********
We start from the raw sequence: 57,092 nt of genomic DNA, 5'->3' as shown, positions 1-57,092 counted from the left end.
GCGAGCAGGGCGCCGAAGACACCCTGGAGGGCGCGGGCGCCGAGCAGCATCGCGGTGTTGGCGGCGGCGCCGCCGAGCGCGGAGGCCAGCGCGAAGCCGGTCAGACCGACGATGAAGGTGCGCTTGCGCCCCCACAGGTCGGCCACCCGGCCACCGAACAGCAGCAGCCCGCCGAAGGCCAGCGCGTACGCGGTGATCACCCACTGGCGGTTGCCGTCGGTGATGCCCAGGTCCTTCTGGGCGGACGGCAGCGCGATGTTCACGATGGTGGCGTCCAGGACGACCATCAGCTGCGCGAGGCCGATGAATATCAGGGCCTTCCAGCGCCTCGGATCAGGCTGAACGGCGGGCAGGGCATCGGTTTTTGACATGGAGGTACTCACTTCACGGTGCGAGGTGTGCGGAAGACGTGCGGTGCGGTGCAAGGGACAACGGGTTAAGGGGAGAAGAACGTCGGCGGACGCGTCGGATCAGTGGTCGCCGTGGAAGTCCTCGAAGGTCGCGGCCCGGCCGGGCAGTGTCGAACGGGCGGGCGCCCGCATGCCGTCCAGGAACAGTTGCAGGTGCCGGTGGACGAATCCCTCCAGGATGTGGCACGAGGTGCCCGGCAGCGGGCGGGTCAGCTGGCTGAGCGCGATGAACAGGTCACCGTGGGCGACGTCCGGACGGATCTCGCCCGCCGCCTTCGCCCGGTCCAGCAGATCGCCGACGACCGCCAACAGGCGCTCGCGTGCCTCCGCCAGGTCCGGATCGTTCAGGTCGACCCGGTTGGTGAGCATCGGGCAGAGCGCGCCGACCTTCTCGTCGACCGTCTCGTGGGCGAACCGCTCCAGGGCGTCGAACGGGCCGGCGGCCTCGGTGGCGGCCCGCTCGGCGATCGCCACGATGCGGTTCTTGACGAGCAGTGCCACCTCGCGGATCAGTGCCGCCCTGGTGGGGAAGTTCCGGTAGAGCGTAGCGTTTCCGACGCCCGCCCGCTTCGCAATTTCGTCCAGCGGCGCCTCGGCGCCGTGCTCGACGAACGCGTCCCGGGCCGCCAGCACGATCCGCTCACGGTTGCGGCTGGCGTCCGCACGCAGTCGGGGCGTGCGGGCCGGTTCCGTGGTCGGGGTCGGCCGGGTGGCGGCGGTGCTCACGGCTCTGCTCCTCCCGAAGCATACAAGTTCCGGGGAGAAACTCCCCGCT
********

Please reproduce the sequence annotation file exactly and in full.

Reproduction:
We start from the raw sequence: 57,092 nt of genomic DNA, 5'->3' as shown, positions 1-57,092 counted from the left end.
GCGAGCAGGGCGCCGAAGACACCCTGGAGGGCGCGGGCGCCGAGCAGCATCGCGGTGTTGGCGGCGGCGCCGCCGAGCGCGGAGGCCAGCGCGAAGCCGGTCAGACCGACGATGAAGGTGCGCTTGCGCCCCCACAGGTCGGCCACCCGGCCACCGAACAGCAGCAGCCCGCCGAAGGCCAGCGCGTACGCGGTGATCACCCACTGGCGGTTGCCGTCGGTGATGCCCAGGTCCTTCTGGGCGGACGGCAGCGCGATGTTCACGATGGTGGCGTCCAGGACGACCATCAGCTGCGCGAGGCCGATGAATATCAGGGCCTTCCAGCGCCTCGGATCAGGCTGAACGGCGGGCAGGGCATCGGTTTTTGACATGGAGGTACTCACTTCACGGTGCGAGGTGTGCGGAAGACGTGCGGTGCGGTGCAAGGGACAACGGGTTAAGGGGAGAAGAACGTCGGCGGACGCGTCGGATCAGTGGTCGCCGTGGAAGTCCTCGAAGGTCGCGGCCCGGCCGGGCAGTGTCGAACGGGCGGGCGCCCGCATGCCGTCCAGGAACAGTTGCAGGTGCCGGTGGACGAATCCCTCCAGGATGTGGCACGAGGTGCCCGGCAGCGGGCGGGTCAGCTGGCTGAGCGCGATGAACAGGTCACCGTGGGCGACGTCCGGACGGATCTCGCCCGCCGCCTTCGCCCGGTCCAGCAGATCGCCGACGACCGCCAACAGGCGCTCGCGTGCCTCCGCCAGGTCCGGATCGTTCAGGTCGACCCGGTTGGTGAGCATCGGGCAGAGCGCGCCGACCTTCTCGTCGACCGTCTCGTGGGCGAACCGCTCCAGGGCGTCGAACGGGCCGGCGGCCTCGGTGGCGGCCCGCTCGGCGATCGCCACGATGCGGTTCTTGACGAGCAGTGCCACCTCGCGGATCAGTGCCGCCCTGGTGGGGAAGTTCCGGTAGAGCGTAGCGTTTCCGACGCCCGCCCGCTTCGCAATTTCGTCCAGCGGCGCCTCGGCGCCGTGCTCGACGAACGCGTCCCGGGCCGCCAGCACGATCCGCTCACGGTTGCGGCTGGCGTCCGCACGCAGTCGGGGCGTGCGGGCCGGTTCCGTGGTCGGGGTCGGCCGGGTGGCGGCGGTGCTCACGGCTCTGCTCCTCCCGAAGCATACAAGTTCCGGGGAGAAACTCCCCGCT